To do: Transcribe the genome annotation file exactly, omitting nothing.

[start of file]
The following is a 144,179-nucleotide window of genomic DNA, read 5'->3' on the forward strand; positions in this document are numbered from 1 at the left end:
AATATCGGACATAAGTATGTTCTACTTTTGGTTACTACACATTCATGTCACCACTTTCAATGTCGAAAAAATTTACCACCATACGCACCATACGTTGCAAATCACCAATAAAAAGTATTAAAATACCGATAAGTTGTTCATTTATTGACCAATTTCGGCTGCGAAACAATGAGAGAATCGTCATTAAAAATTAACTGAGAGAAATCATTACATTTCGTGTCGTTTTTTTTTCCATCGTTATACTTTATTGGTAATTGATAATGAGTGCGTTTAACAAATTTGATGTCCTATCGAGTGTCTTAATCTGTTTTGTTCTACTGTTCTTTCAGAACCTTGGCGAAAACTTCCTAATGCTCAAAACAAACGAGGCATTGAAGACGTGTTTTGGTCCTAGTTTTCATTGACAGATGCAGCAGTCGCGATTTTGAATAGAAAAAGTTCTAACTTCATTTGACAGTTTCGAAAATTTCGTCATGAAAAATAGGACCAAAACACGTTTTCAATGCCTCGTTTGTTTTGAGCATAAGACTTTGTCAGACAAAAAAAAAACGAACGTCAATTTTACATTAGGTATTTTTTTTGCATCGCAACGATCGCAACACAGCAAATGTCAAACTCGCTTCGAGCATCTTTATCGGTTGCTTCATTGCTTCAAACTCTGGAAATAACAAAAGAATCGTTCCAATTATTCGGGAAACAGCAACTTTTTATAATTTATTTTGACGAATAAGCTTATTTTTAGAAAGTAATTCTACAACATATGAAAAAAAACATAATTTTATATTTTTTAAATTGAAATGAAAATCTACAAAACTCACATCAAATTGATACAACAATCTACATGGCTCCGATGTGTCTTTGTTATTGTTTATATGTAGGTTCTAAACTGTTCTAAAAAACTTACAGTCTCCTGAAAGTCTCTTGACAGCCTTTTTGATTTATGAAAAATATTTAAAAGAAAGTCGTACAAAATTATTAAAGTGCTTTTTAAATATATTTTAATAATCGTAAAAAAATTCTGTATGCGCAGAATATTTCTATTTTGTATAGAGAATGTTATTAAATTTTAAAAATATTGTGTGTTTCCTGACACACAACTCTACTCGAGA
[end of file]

The following is a 144,179-nucleotide window of genomic DNA, read 5'->3' on the forward strand; positions in this document are numbered from 1 at the left end:
AATATCGGACATAAGTATGTTCTACTTTTGGTTACTACACATTCATGTCACCACTTTCAATGTCGAAAAAATTTACCACCATACGCACCATACGTTGCAAATCACCAATAAAAAGTATTAAAATACCGATAAGTTGTTCATTTATTGACCAATTTCGGCTGCGAAACAATGAGAGAATCGTCATTAAAAATTAACTGAGAGAAATCATTACATTTCGTGTCGTTTTTTTTTCCATCGTTATACTTTATTGGTAATTGATAATGAGTGCGTTTAACAAATTTGATGTCCTATCGAGTGTCTTAATCTGTTTTGTTCTACTGTTCTTTCAGAACCTTGGCGAAAACTTCCTAATGCTCAAAACAAACGAGGCATTGAAGACGTGTTTTGGTCCTAGTTTTCATTGACAGATGCAGCAGTCGCGATTTTGAATAGAAAAAGTTCTAACTTCATTTGACAGTTTCGAAAATTTCGTCATGAAAAATAGGACCAAAACACGTTTTCAATGCCTCGTTTGTTTTGAGCATAAGACTTTGTCAGACAAAAAAAAAACGAACGTCAATTTTACATTAGGTATTTTTTTTGCATCGCAACGATCGCAACACAGCAAATGTCAAACTCGCTTCGAGCATCTTTATCGGTTGCTTCATTGCTTCAAACTCTGGAAATAACAAAAGAATCGTTCCAATTATTCGGGAAACAGCAACTTTTTATAATTTATTTTGACGAATAAGCTTATTTTTAGAAAGTAATTCTACAACATATGAAAAAAAACATAATTTTATATTTTTTAAATTGAAATGAAAATCTACAAAACTCACATCAAATTGATACAACAATCTACATGGCTCCGATGTGTCTTTGTTATTGTTTATATGTAGGTTCTAAACTGTTCTAAAAAACTTACAGTCTCCTGAAAGTCTCTTGACAGCCTTTTTGATTTATGAAAAATATTTAAAAGAAAGTCGTACAAAATTATTAAAGTGCTTTTTAAATATATTTTAATAATCGTAAAAAAATTCTGTATGCGCAGAATATTTCTATTTTGTATAGAGAATGTTATTAAATTTTAAAAATATTGTGTGTTTCCTGACACACAACTCTACTCGAGA